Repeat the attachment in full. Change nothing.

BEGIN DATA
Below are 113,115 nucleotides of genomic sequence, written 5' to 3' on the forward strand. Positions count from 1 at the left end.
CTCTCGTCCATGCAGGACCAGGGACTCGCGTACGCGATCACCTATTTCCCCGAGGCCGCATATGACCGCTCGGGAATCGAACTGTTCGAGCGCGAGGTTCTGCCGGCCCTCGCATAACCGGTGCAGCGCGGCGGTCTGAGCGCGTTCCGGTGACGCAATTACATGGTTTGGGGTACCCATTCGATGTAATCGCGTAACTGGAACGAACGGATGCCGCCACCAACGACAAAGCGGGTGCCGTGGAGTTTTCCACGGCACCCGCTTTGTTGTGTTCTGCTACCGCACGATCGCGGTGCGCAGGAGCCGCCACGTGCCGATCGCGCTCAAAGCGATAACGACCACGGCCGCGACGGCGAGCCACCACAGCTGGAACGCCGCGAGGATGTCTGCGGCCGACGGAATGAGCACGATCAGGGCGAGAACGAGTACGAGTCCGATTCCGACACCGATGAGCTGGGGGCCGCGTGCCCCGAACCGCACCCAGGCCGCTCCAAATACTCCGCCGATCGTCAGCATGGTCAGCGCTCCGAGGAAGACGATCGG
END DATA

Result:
Below are 113,115 nucleotides of genomic sequence, written 5' to 3' on the forward strand. Positions count from 1 at the left end.
CTCTCGTCCATGCAGGACCAGGGACTCGCGTACGCGATCACCTATTTCCCCGAGGCCGCATATGACCGCTCGGGAATCGAACTGTTCGAGCGCGAGGTTCTGCCGGCCCTCGCATAACCGGTGCAGCGCGGCGGTCTGAGCGCGTTCCGGTGACGCAATTACATGGTTTGGGGTACCCATTCGATGTAATCGCGTAACTGGAACGAACGGATGCCGCCACCAACGACAAAGCGGGTGCCGTGGAGTTTTCCACGGCACCCGCTTTGTTGTGTTCTGCTACCGCACGATCGCGGTGCGCAGGAGCCGCCACGTGCCGATCGCGCTCAAAGCGATAACGACCACGGCCGCGACGGCGAGCCACCACAGCTGGAACGCCGCGAGGATGTCTGCGGCCGACGGAATGAGCACGATCAGGGCGAGAACGAGTACGAGTCCGATTCCGACACCGATGAGCTGGGGGCCGCGTGCCCCGAACCGCACCCAGGCCGCTCCAAATACTCCGCCGATCGTCAGCATGGTCAGCGCTCCGAGGAAGACGATCGG